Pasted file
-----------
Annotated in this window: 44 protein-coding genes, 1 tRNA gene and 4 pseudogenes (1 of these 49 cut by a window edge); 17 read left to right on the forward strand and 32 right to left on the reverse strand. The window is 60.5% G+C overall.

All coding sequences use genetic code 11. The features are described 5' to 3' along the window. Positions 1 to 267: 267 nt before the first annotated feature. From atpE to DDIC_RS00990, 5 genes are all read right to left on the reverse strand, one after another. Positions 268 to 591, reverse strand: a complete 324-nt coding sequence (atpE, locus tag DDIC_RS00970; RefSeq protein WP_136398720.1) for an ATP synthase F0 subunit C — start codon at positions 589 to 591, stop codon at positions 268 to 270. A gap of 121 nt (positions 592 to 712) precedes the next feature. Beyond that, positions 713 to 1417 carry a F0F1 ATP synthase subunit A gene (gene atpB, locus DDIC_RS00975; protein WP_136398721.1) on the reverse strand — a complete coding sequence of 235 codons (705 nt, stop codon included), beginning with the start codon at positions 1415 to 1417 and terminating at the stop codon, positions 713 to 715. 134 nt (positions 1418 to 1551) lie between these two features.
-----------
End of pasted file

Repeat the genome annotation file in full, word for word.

Annotated in this window: 44 protein-coding genes, 1 tRNA gene and 4 pseudogenes (1 of these 49 cut by a window edge); 17 read left to right on the forward strand and 32 right to left on the reverse strand. The window is 60.5% G+C overall.

All coding sequences use genetic code 11. The features are described 5' to 3' along the window. Positions 1 to 267: 267 nt before the first annotated feature. From atpE to DDIC_RS00990, 5 genes are all read right to left on the reverse strand, one after another. Positions 268 to 591, reverse strand: a complete 324-nt coding sequence (atpE, locus tag DDIC_RS00970; RefSeq protein WP_136398720.1) for an ATP synthase F0 subunit C — start codon at positions 589 to 591, stop codon at positions 268 to 270. A gap of 121 nt (positions 592 to 712) precedes the next feature. Beyond that, positions 713 to 1417 carry a F0F1 ATP synthase subunit A gene (gene atpB, locus DDIC_RS00975; protein WP_136398721.1) on the reverse strand — a complete coding sequence of 235 codons (705 nt, stop codon included), beginning with the start codon at positions 1415 to 1417 and terminating at the stop codon, positions 713 to 715. 134 nt (positions 1418 to 1551) lie between these two features.